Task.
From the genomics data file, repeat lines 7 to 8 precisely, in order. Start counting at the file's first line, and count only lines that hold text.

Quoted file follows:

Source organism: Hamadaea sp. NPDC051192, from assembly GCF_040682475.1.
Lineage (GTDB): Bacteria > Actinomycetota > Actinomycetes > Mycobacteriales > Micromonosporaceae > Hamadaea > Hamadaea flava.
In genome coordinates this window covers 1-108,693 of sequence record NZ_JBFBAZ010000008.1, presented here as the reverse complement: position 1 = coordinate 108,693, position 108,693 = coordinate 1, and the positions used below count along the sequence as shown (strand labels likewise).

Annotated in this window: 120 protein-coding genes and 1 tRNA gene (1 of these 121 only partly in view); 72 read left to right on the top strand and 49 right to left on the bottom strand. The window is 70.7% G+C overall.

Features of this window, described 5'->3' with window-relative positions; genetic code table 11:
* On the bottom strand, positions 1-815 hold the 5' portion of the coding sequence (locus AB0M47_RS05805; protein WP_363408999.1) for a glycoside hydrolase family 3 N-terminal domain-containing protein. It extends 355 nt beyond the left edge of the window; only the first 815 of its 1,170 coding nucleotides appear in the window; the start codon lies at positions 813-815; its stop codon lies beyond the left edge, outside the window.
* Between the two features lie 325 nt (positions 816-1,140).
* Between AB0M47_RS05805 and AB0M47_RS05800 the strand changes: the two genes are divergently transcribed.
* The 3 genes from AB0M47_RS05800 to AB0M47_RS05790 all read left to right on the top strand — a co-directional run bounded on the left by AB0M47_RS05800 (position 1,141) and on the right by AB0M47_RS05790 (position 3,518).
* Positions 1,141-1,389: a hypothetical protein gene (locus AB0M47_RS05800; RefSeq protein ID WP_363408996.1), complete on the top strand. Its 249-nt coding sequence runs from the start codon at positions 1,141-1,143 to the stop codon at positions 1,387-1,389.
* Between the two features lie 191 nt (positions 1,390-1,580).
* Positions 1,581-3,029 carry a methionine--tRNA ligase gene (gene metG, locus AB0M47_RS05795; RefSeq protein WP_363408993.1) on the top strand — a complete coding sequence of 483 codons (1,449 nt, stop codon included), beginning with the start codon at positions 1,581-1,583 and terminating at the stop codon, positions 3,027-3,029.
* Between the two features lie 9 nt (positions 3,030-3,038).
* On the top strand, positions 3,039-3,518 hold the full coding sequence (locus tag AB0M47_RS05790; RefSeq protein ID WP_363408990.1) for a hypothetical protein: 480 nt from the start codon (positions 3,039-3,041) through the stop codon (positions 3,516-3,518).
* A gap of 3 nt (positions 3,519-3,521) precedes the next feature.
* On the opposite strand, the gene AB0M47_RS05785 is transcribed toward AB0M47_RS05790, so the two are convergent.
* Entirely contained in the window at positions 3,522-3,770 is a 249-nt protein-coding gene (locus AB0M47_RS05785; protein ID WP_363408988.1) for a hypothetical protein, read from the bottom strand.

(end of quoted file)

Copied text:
* Between the two features lie 325 nt (positions 816-1,140).
* Between AB0M47_RS05805 and AB0M47_RS05800 the strand changes: the two genes are divergently transcribed.